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A student enters the Houston Hall polling location on Nov. 3, 2020. Credit: Chase Sutton

Penn achieved record-high voter turnout and registration rates in the 2020 presidential election, a new report found.

Nearly 77% of eligible Penn students voted in the presidential election — a 9.2 percentage point increase from the 2016 election and a 23.1 percentage point increase from the 2018 midterm election, according to data released by the 2020 National Study of Learning, Voting, and Engagement Campus Report, issued by the Institute for Democracy and Higher Education at Tufts University. 

"Penn students outperformed both the national college student voter turnout rate and general population turnout rate, which were 66% and 67% respectively," a Nov. 9 press release from Penn Leads the Vote, a nonpartisan group, stated. 

Almost 89% of registered students turned out to vote on Election Day last year, compared to 64% in 2018 and 79% in 2016, according to the report. A record number of students — 86.5% — registered to vote in 2020, a slight uptick from rates in 2016 and 2018.

PLTV Co-Director and College senior Eva Gonzalez said she was proud to see that so many registered students “followed through” after registering to vote and participated in the 2020 election. 

Echoing Gonzalez, PLTV Co-Director Harrison Feinman, a senior in the College and School of Social Policy & Practice, was encouraged to see that Penn’s voter turnout rate surpassed the nation's average turnout by nearly 10 percentage points.

The University was also given the Best Action Plan Award out of all four-year institutions Pennsylvania-wide for the ALL IN Campus Democracy Challenge.

The 2020-21 voter engagement action plan — released last June by PLTV, the Netter Center for Community Partnerships, and the Office of Government and Community — announced the groups' goal to achieve 100% voter registration for Penn's eligible voters by 2028. The 18-page plan focuses on the three groups' voter outreach strategies, short-term and long-term goals for the 2021-2022 academic year, and results of how successful the groups were at achieving their goals. It also outlines community programming initiatives in West Philadelphia.

“It is just a wholehearted rejection, nationally, of the fake stereotype that ‘youth don't care about politics,’ and ‘youth don't vote,’” Feinman said. “Especially on Penn's campus, we are fulfilling our role as the ‘Civic Ivy,’ and the announcement that we were awarded for our action plan is so cool because it shows that Penn is a leader.”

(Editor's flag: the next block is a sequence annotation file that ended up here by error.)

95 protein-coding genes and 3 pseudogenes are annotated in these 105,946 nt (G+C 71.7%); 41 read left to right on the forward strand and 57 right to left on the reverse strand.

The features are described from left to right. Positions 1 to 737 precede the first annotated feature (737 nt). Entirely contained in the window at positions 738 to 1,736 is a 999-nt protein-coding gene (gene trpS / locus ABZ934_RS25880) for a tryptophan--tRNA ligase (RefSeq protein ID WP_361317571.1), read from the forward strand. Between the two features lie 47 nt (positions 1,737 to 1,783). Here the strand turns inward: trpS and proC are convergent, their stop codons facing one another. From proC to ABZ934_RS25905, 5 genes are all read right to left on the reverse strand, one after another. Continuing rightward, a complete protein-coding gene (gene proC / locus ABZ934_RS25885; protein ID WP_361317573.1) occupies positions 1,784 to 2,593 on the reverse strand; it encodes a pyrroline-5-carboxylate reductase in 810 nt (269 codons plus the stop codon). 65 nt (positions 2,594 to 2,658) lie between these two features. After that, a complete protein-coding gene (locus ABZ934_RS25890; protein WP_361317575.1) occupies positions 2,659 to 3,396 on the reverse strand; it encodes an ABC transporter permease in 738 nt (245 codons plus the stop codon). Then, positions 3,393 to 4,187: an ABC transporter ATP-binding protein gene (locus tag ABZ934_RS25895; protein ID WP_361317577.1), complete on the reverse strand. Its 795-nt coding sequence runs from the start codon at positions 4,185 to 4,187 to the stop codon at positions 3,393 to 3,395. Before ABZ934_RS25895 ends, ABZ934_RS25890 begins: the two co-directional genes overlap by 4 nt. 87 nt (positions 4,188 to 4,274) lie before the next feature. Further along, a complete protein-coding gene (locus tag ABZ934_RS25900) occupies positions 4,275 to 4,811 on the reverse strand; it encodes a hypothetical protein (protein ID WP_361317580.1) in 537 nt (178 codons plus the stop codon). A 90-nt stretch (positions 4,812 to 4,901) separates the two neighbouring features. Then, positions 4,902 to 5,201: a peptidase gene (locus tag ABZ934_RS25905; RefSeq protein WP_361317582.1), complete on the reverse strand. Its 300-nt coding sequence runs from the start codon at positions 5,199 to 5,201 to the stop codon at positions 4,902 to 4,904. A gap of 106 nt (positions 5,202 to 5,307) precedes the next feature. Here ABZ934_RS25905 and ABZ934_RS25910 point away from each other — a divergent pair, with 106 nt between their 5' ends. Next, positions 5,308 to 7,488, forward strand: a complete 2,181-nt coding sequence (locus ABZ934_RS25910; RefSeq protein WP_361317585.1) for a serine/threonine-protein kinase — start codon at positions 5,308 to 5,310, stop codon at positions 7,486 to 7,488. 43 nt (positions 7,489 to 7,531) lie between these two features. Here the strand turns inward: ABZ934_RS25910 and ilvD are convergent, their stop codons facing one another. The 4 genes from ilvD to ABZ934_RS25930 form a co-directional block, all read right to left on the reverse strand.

When initially working on the action plan in the months leading up to the 2020 election, Gonzalez and Feinman said they hoped to get 75% of eligible students to vote by the 2028 general election.

“Clearly, either we made a mistake, or Penn students really blew everyone's expectations out of the water, which is super heartening to see,” Feinman said, expressing surprise that Penn students had already exceeded the University's goal eight years in advanced.

Cory Bowman, associate director of the Netter Center, said he was impressed by PLTV’s motivation and how students involved in PLTV have incorporated voter education and civic engagement into many different aspects of the Penn experience. 

PLTV is housed in the Netter Center, which helped reestablish the group in 2018. Bowman said that while students direct most of the work, the Netter Center provides administrative, financial, and organizational support for the program.

“It’s a matter of working with college houses, cultural centers, and Penn athletics,” Bowman said of PLTV's efforts with the University. “[PLTV] has been working with existing social and organizational networks on campus to get the word out about [voter] registration and education. It is increasingly becoming a part of the fiber of being at Penn.”

He added that all institutions of higher education, especially universities that pride themselves on promoting civic engagement like Penn, should ensure that they are providing students with resources and opportunities to vote and actively participate in democracy.

The University sent a mass email encouraging students to educate themselves on National Voter Registration Day, and Penn President Amy Gutmann recently signed onto a pledge affirming the voter engagement plan.

Gonzalez said that while the COVID-19 pandemic and Penn’s virtual setting added obstacles to PLTV's voter mobilization efforts leading up to the 2020 election, it also revealed how essential each voter can be, as elections in some key states were called by close margins.

“People are coming around to realizing how important each singular vote really is,” Gonzalez said. “Some of these races are decided, truly, by a handful of votes, and when you're not voting and getting out there, you are letting someone else decide for you.”